“A good plan today is better than a perfect plan tomorrow”
As content, applications and technologies change, so does the need for a road-map to plan for that change.
A roadmap is required because, as a friend of mine stated, “In the end it is subscribers who pay the bills. And subscribers, though often sold on the gadgets and networks technologies powering their favourite services, in the end it is the delivery of the service that matters. Whether they stream or download content over one technology or another isn’t important to them, their main concern is having a connection capable of delivering the service wherever and whenever they want it. If such services are not available, operators not only miss out on revenue opportunities, but their subscribers become frustrated by the lack of connectivity and go elsewhere.”
Whilst the CSP‘s subscribers might be paying for network and services, they’re generally only interested in the content that they consume and whether the consumption experience was a positive one. This is forever evolving.
When defining a roadmap, it helps to know where you are starting from. You’ll have to document the current situation.
Obviously we then seek to understand a future-state (rather than an end-state, which will continue to evolve beyond the view-point of this exercise). A gap analysis will identify the interfaces, products and projects that will be required to transition from current state to end state.
The simplified process is as follows:
- Current State Analysis
- Future State Requirement Analysis
- Gap Analysis (between step 1 and 2)
- Implementation Steps
Future state requirement analysis takes into account many aspects discussed earlier, including mapping of business strategy, benefits, functionality, process, organisation, etc. These help to define the Business Architecture, which is also the first of four architectural domains in the TOGAF model. TMF’s eTOM model can also assist to map the future state of the business domain.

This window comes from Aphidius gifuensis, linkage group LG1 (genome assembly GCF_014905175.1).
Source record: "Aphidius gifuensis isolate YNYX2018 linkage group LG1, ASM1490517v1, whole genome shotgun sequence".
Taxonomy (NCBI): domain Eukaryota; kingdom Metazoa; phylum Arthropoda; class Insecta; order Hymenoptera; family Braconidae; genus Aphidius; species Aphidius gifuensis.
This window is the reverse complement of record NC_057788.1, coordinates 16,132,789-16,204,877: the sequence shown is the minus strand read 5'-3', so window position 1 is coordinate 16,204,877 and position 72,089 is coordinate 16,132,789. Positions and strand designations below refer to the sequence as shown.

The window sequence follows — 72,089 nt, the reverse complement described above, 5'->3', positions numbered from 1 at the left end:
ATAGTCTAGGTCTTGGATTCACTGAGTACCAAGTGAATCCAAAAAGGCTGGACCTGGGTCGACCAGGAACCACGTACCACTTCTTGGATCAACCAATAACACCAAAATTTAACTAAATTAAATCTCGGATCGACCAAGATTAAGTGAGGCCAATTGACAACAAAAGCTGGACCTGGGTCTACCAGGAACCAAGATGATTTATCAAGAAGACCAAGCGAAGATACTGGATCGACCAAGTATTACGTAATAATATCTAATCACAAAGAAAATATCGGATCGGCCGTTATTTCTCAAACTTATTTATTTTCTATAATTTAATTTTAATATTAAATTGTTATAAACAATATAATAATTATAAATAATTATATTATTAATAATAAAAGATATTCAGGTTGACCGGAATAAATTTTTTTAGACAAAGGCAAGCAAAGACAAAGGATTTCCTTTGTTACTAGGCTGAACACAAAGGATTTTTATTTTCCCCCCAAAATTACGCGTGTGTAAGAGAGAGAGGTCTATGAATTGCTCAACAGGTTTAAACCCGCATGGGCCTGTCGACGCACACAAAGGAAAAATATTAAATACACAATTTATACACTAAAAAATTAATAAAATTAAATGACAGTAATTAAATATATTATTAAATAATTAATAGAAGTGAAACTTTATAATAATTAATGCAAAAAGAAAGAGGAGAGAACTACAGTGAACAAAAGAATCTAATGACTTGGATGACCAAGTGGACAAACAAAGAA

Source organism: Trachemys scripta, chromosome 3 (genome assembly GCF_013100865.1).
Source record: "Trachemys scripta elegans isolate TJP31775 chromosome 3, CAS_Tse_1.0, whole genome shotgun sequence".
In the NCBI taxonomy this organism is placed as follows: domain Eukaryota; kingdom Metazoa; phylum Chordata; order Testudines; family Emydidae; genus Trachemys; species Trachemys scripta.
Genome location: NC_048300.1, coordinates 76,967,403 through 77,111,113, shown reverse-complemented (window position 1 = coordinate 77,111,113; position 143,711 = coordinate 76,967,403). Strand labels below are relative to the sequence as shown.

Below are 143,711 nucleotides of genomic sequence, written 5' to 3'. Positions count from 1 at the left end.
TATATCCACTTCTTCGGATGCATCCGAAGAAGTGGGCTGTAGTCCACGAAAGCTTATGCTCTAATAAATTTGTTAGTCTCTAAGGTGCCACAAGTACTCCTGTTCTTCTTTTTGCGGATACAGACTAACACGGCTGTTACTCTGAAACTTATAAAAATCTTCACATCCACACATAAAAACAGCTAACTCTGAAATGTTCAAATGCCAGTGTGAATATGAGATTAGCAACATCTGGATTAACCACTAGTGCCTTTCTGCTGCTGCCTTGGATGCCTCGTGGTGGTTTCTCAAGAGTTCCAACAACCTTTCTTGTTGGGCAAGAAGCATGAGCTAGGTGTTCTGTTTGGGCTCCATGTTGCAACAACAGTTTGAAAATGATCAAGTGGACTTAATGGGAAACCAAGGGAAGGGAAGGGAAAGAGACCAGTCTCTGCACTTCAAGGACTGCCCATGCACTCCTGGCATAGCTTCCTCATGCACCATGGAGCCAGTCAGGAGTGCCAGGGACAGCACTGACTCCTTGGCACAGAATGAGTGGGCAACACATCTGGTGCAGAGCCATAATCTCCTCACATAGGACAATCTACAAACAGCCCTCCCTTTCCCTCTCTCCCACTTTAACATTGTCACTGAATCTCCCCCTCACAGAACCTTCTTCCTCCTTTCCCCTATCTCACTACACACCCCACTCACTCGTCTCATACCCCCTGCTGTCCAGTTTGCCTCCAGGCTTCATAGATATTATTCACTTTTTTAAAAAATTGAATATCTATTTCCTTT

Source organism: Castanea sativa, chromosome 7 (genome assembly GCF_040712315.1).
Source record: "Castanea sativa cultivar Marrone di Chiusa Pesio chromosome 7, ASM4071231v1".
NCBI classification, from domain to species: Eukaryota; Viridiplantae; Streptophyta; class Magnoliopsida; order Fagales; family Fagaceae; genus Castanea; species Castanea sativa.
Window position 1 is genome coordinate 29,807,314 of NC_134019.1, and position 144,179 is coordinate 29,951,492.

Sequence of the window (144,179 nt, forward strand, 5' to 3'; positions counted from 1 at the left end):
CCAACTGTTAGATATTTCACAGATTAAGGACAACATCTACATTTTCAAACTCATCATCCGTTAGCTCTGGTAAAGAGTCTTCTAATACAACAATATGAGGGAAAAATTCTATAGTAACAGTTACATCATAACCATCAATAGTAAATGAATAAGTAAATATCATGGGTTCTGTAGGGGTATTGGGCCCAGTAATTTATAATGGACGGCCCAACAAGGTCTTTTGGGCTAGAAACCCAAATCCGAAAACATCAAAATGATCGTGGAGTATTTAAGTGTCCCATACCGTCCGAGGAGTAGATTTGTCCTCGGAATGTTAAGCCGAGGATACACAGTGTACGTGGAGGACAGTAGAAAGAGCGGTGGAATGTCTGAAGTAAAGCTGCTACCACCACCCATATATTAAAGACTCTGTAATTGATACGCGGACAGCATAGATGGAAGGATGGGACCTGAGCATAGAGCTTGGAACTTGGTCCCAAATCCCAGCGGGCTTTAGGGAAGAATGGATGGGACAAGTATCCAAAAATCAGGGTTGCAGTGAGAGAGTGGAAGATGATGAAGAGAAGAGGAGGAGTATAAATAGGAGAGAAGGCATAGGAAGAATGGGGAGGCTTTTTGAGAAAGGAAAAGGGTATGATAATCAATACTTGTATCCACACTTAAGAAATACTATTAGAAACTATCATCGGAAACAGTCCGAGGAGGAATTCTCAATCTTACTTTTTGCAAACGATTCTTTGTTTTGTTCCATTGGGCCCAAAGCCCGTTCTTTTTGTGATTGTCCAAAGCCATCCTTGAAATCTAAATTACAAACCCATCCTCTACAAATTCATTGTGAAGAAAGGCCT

The three subsequent domains of the TOGAF model are Applications Architecture, Data Architecture and Technical Architecture. All three are captured in the application / interface mapping technique shown below.
More rigorous mappings are prescribed in TOGAF and frameworks such as Zachman’s.
Application / Interface Mapping Technique
The attached template provides a visual representation of the constituent components of your current (black lines) network management suite, as well as presenting the roadmap to a future (red lines) architecture for your OctopOSS.
It clearly identifies the applications/devices and their functionality as well as their coverage regions and support models. It also shows associated northbound, southbound and physical interfaces.
This page is just the starting point though, as those other above-named frameworks provide an enormous amount of helpful detail that I won’t seek to replicate here.
For your security, the file is uploaded as a PDF but I’d be happy to provide a copy in Visio format upon request. If you find this template helpful, I’d love to hear about your story, your project and any other enhancements that you’ve made to the template.
To make the transition from current state to the planned future state, Ron Whitaker has suggested the use of SMART planning of goals/actions, where SMART stands for:
Specific – Keep goals clear, concise and simple
Measurable – Define action plans to measure
Achievable – Keep goals incremental
Realistic – Match goals to needs and ambitions
Timetable – Add milestones and completion dates